Because of the spatial dimensions of the field, emerging groups of transformed cells (precancerous and early cancerous tumours) will represent different levels of transformation, and may exhibit both progression. They will be frequently multifocal. This viewpoint is in opposition to the clonal theory of carcinogenesis, which implies linear irreversible progression and generally unifocal lesions. Assuming that the field theory is true, the models of early cancer growth will have to be revised. What impact, will this have on models presented in the current paper?

Response to Reviewer 2

This topic is considered in para. 2 of the section "Genomic instability and somatic cellular Darwinian evolution in cancer". I do not judge that the field theory is necessarily in contradiction with the idea of cancer as a failure of diferentiation. However, I do not think that it can account for the initiation (rather than progression) of most tumours, since it demonstrably fails to account for the clonality that is observed in many cancers, as I point out in this section.

Appendix A. Details of hazard function derivation for the model of Little et al. [6]

Let Yα, β, d (t) denote the number of cells with α cancer stage mutations, β destabilizing mutations of type d at time t, and Yk(t) denote the number of malignant cells (cells that have acquired k cancer stage mutations). Let us define the full probability generating function (PGF):

equation image

Let ϕ be the corresponding partial probability generating functions,

equation image

which starts with 1 cell in compartment I(α, β, d )at time s and with no transitions into that cell from cells I(α', β', d) with α' <α or β' <β. Notice that ϕk, β, d [t,s] = yk. The partial PGFs satisfy the Kolmogorov forward equations, given by:

equation image
(A1)

where 0 ≤ α k -1, 0 ≤ β md, 0 ≤ d r, (α, β, d) ≠ (0,0,0), 1d = 0 is the indicator function defined by An external file that holds a picture, illustration, etc.
Object name is 1745-6150-5-19-i4.gif and similarly An external file that holds a picture, illustration, etc.
Object name is 1745-6150-5-19-i5.gif. We adopt the convention that yk, β, d [equivalent] yk and An external file that holds a picture, illustration, etc.
Object name is 1745-6150-5-19-i6.gif for any α, β, d, and that A(α, β, d) = 0 for β md. Similarly, the Kolmogorov backward equations for ϕα, β, d [t, s] are given by

equation image
(A2)

with the same range for each α, β and d. We adopt the convention that An external file that holds a picture, illustration, etc.
Object name is 1745-6150-5-19-i8.gif. The hazard function, h(t), is the probability that the appearance of the first tumour cell is at time t, defined by:

equation image

where T is the time that a malignant cell develops for the first time. As in Little and Wright [5] we can easily derive:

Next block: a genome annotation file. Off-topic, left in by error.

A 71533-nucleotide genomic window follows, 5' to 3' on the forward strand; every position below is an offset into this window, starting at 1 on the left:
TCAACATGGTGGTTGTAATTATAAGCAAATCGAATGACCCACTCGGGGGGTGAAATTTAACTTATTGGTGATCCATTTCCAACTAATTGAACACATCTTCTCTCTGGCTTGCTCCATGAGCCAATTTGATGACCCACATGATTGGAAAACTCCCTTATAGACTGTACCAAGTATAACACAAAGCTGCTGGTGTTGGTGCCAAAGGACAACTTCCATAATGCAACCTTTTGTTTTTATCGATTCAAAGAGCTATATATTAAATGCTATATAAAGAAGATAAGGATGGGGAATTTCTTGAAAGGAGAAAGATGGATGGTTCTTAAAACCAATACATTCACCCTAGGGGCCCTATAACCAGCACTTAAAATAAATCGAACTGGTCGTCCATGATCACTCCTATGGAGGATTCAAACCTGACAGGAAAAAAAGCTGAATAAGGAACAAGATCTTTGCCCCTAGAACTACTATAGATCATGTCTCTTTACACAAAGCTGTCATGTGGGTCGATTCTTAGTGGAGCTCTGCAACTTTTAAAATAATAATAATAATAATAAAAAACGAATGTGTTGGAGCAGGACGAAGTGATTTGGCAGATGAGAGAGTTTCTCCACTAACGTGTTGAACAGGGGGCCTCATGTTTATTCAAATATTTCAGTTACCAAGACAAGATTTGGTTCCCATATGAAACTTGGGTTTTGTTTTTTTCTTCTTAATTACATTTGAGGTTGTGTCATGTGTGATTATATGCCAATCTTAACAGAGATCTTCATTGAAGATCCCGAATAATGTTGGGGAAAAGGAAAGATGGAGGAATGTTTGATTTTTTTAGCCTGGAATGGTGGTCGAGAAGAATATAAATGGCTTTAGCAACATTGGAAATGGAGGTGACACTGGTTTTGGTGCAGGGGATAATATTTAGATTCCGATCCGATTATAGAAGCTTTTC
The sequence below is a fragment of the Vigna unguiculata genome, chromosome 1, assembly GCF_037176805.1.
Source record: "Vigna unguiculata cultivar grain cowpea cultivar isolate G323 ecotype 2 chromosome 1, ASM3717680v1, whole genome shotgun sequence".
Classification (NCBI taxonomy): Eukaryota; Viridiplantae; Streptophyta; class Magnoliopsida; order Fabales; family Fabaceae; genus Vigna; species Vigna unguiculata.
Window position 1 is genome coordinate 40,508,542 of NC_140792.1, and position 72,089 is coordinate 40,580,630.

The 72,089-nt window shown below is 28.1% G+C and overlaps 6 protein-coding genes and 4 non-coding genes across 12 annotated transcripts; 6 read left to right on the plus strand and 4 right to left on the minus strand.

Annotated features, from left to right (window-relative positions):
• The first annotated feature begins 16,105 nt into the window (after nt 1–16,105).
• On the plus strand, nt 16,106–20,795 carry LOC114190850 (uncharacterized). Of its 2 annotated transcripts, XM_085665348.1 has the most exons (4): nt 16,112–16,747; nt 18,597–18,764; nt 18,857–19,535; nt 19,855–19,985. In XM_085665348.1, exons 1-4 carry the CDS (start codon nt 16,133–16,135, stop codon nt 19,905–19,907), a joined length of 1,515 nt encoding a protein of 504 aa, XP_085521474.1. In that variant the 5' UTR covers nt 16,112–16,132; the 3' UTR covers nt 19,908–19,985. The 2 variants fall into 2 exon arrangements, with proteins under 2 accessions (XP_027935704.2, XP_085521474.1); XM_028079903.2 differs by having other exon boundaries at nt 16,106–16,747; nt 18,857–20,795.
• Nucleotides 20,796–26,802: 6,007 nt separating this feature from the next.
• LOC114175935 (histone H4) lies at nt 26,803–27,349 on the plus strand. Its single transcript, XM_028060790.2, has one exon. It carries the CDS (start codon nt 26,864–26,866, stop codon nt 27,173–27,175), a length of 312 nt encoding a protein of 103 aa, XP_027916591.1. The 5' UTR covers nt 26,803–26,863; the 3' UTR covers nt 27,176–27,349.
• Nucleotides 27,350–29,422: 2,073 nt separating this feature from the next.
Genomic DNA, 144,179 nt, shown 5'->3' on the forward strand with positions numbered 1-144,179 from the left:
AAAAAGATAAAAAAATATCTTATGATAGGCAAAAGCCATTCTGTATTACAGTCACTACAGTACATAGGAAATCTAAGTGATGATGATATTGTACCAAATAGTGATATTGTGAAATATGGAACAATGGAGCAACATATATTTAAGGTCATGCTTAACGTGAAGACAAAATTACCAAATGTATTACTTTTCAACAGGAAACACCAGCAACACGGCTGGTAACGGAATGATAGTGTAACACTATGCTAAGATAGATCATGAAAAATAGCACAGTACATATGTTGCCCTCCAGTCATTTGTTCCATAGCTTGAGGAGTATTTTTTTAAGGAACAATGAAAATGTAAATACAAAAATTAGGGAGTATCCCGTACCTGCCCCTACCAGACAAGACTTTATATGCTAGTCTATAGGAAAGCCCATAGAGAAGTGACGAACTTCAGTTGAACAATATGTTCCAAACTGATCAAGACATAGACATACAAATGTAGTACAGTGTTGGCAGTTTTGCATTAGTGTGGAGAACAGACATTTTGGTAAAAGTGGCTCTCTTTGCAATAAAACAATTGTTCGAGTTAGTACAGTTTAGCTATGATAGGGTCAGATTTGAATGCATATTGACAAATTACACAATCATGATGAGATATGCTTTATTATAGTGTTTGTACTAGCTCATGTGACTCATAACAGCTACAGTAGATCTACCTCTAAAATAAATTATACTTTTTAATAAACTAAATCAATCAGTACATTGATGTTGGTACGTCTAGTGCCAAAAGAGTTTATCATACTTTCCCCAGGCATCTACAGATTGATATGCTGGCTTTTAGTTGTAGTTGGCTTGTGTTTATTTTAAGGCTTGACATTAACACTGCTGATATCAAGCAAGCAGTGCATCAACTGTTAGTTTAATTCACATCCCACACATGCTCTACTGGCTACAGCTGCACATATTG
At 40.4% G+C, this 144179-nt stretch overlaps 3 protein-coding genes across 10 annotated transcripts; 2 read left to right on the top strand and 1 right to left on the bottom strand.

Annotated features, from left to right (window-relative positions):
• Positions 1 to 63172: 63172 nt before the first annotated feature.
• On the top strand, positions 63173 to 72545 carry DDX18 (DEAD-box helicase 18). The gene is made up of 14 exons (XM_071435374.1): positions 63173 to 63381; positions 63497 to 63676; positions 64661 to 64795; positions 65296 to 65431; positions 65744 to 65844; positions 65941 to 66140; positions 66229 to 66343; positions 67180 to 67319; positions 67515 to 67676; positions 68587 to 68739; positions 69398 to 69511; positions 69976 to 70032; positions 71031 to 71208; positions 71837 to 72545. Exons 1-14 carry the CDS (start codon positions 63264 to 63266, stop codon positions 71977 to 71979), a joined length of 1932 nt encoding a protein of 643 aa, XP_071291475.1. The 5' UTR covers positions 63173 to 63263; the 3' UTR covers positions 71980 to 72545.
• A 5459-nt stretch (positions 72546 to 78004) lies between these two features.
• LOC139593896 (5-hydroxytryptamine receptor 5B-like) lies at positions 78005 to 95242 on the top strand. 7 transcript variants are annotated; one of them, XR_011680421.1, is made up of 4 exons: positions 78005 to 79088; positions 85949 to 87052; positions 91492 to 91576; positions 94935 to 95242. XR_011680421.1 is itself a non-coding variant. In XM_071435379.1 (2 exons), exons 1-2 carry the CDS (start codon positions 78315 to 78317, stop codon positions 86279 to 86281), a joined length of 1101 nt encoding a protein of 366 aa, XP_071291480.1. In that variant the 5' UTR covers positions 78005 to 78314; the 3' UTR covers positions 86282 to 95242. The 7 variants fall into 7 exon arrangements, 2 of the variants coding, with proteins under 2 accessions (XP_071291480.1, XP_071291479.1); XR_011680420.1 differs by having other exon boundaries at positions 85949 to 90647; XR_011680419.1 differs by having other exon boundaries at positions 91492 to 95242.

equation image

Thus h(t) can be written as:

equation image
(A3)

In order to calculate the hazard function, we differentiate the backward equations (A2) with respect to t and obtain the following equations:

equation image
(A4)

for 0 ≤ α k-1, 0 ≤ β md, 0 ≤ d r and (α, β, d) ≠ (0,0,0).

Boundary conditions

From the forward equations (A1), we can obtain the boundary conditions for An external file that holds a picture, illustration, etc.
Object name is 1745-6150-5-19-i13.gif:

equation image
(A5)

By definition, the ϕ's satisfy the boundary conditions given by:

equation image
(A6)

Procedures for calculating the hazard function

1. Using the Kolmogorov backward equations (A2) and their derivatives (A4), regarded, for fixed t as a set of ordinary differential equations (with respect to s) in the vector quantity An external file that holds a picture, illustration, etc.
Object name is 1745-6150-5-19-i16.gif together with the boundary conditions (A5) and (A6), we obtain the solutions for ϕα, β, d [1, 1,..., 1, 0; t, s] and An external file that holds a picture, illustration, etc.
Object name is 1745-6150-5-19-i17.gif for all α, β and γ except (α, β, d) = (0,0,0).

2. By means of the mathematical trick outlined by Little and Wright [5], with little extra work this set of equations can be augmented to yield the hazard function and the cumulative hazard function. Let us write:

equation image
(A7)

Then by (A3) h(t) = g(t, s)|s = 0 and g(t, s) satisfies:

equation image
(A8)

3. Now define An external file that holds a picture, illustration, etc.
Object name is 1745-6150-5-19-i20.gif, so that An external file that holds a picture, illustration, etc.
Object name is 1745-6150-5-19-i21.gif. Then it is readily verified that:

equation image

with the initial condition k(t, t) = 0. Therefore, by augmenting the sets of differential equations (A2) and (A4) with equations (A8) and (A9) we derive the hazard function and its integral as desired.

Acknowledgements

This work has been partially funded by the European Commission under contract FP6-036465 (NOTE). The author is grateful for the detailed and helpful comments of Dr Guangquan Li, Professor Paolo Vineis, three referees and the editor.

As a one-time exception to the publishing policy of Biology Direct the articles in this series are being published with two reviewers.